Artificial meat is real meat that is produced artificially in laboratories and bioreactors.
Such products, it is said, will be able to provide future consumers with affordable and satisfactory alternatives to ‘conventional’ meat and alleviate concerns about the meat’s consequences for animal welfare or climate change.
In a decade, the production price of an artificial burger has dropped from €250,000 to around 10. A pilot plant and test restaurant for journalists has opened in Israel, and cultured chicken nuggets have been approved and placed on restaurant menus in Singapore.
Nevertheless, the general consumption of artificial meat still primarily belongs to the imagination, or at least to the future. Access to and the price of input factors is just the beginning; the replacement of ‘conventional’ meat consumption would entail fundamental socio-structural changes in agriculture, with unprecedented ripple effects on the environment, the economy, local communities, and people’s intrinsic relationship to food.
Experts argue about how realistic and desirable this development is, and the environmental, health, ethical and economic issues are many.
Researchers from a number of institutions and disciplines are contributing to the project, “The transition to biosynthetic protein: evaluation of effects, outcomes and opportunities for Norway’s post-animal bioeconomy (Protein 2.0)”. It is led by Ruralis and aims to develop strategies and recommendations adapted to the Norwegian public.
The project is conducting in-depth interviews with actors in the Norwegian food sector, such as leaders in animal husbandry, the fishing industry, the grocery trade, and among several new food producers. The aim is not to assess the credibility (or desirability) of the technology as such, but to hear different views on how today’s industries and players could be affected by such products.
It turns out is that the very idea of artificial meat makes us think about our national food culture, and how we, in Norway, differ from other countries.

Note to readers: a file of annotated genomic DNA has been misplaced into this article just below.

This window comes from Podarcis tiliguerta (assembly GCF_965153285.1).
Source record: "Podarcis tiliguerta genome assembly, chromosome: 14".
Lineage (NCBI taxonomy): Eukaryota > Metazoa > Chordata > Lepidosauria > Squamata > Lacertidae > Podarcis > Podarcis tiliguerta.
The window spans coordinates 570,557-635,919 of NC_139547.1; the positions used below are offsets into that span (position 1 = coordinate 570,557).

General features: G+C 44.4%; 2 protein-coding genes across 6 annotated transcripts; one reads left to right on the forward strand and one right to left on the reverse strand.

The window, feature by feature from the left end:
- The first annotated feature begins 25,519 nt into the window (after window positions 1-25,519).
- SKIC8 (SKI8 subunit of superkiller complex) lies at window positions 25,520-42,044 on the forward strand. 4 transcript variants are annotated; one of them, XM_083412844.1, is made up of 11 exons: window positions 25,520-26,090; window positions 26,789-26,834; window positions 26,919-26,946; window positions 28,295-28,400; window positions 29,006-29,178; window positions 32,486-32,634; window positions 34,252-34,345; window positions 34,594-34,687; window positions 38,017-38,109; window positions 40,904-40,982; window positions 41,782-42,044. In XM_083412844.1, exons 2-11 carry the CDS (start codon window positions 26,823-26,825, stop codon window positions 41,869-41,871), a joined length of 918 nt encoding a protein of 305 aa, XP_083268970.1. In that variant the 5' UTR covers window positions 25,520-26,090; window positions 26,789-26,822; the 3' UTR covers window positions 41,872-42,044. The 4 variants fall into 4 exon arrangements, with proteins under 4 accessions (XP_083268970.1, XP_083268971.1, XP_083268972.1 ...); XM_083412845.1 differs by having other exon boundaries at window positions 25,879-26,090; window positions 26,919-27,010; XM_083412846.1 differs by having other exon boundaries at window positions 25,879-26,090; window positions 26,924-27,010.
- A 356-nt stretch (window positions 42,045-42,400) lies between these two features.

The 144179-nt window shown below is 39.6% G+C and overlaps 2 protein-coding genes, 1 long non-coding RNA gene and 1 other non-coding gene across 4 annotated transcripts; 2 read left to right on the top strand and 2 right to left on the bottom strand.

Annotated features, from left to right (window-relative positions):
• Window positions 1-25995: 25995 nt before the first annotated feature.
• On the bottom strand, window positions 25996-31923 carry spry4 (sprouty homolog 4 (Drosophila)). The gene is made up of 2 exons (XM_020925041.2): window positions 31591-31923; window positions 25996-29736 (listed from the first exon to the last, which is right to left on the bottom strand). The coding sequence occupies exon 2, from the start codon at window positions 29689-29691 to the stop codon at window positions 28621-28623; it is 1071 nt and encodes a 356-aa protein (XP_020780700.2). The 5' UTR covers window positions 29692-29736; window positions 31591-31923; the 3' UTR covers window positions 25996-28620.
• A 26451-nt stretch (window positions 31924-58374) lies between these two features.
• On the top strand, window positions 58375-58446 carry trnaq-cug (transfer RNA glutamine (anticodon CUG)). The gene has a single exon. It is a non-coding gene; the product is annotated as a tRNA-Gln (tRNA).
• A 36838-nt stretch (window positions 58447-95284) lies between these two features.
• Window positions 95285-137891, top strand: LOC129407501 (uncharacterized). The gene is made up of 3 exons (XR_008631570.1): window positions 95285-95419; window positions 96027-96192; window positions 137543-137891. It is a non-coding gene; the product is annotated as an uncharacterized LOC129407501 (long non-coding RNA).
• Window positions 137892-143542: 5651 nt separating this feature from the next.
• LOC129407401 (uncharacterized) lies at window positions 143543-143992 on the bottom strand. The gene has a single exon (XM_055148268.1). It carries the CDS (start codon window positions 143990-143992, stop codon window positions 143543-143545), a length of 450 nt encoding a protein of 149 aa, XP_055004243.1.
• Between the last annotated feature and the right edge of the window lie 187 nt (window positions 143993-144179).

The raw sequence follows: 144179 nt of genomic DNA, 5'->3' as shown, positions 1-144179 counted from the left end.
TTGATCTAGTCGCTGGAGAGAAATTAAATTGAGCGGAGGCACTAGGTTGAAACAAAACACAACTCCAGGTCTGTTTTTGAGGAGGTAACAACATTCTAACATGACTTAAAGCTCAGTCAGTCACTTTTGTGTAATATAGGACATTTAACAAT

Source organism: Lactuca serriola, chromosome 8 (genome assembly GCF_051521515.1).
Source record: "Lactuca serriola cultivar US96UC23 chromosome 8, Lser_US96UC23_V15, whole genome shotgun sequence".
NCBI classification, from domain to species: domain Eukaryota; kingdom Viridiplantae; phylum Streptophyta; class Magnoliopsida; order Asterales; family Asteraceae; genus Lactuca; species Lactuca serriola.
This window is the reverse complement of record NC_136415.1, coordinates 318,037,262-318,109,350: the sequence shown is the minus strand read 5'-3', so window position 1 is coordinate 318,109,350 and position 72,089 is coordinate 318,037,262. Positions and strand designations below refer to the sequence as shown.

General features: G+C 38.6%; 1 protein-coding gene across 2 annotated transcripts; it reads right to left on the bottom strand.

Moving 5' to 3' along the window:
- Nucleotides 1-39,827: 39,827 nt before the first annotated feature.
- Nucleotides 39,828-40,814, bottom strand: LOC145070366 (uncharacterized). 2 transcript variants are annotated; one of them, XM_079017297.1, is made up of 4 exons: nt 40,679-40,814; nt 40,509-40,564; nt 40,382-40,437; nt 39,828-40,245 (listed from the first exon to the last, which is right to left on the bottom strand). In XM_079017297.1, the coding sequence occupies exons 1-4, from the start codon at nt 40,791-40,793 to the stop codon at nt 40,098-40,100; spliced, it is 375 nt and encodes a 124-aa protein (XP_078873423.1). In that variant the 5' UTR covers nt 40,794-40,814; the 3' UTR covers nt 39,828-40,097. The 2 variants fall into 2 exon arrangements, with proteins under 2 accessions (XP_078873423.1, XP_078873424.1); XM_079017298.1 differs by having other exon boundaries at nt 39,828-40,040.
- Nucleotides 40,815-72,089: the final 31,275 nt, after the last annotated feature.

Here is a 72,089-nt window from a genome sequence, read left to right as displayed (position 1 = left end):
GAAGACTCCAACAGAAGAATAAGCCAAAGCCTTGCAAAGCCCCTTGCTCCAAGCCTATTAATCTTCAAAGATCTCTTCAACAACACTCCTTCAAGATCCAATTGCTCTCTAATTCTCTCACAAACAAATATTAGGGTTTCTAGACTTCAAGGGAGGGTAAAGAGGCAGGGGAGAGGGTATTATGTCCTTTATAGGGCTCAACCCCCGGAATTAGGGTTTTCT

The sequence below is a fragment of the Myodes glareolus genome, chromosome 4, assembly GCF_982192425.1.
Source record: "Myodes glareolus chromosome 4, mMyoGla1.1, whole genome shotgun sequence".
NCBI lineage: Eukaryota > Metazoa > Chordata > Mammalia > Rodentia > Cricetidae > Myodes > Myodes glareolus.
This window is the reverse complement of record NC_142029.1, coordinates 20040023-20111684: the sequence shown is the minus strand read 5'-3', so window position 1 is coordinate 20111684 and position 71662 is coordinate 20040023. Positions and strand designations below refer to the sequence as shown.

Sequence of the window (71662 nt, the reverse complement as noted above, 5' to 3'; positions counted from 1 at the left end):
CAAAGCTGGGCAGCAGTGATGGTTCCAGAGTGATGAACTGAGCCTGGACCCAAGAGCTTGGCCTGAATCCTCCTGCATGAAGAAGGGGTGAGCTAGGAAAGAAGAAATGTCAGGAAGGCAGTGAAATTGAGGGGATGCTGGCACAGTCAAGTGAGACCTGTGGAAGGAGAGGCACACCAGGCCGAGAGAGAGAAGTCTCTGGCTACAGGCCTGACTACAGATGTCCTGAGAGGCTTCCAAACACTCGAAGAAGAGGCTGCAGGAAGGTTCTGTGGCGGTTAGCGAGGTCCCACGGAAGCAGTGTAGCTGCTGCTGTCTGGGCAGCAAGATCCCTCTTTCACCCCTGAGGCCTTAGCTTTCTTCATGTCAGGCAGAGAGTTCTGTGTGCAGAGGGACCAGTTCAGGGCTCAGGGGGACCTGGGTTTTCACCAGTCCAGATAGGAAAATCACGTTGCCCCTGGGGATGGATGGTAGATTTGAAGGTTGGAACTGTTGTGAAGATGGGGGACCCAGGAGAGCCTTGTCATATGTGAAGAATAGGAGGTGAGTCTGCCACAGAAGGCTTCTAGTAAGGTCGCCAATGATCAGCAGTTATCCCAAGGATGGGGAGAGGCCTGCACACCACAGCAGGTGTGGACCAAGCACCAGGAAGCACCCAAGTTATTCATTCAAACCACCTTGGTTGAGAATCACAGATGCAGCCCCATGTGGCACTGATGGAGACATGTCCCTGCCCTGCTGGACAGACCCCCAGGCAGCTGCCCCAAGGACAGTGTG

The informants have many social explanations for why artificial meat will or will not be well received in Norwegian markets. Artificial meat almost seems to function as a kind of social mirror that can make us compare Norwegian habits, attitudes and interests with those of other nations.
One such area is what characterizes Norwegian consumers. Several informants expressed that Norwegian consumers “are most concerned about price”, but that they also think that ‘naturalness’ is important. This was often contrasted with trends in other countries. Swedish and German consumers, for example, were said to be far more concerned with making sustainable choices.
One informant pointed to the USA and Asia as places where consumers are generally less prone to emphasize ‘naturalness’, but where the CO2 footprint of food products receives a lot of attention.
Norwegian consumers’ corresponding assessments of food products’ environmental consequences, on the other hand, were described as more holistic. They are thought to have a broader understanding of the resource needs and consequences for the landscape entailed by different forms of production.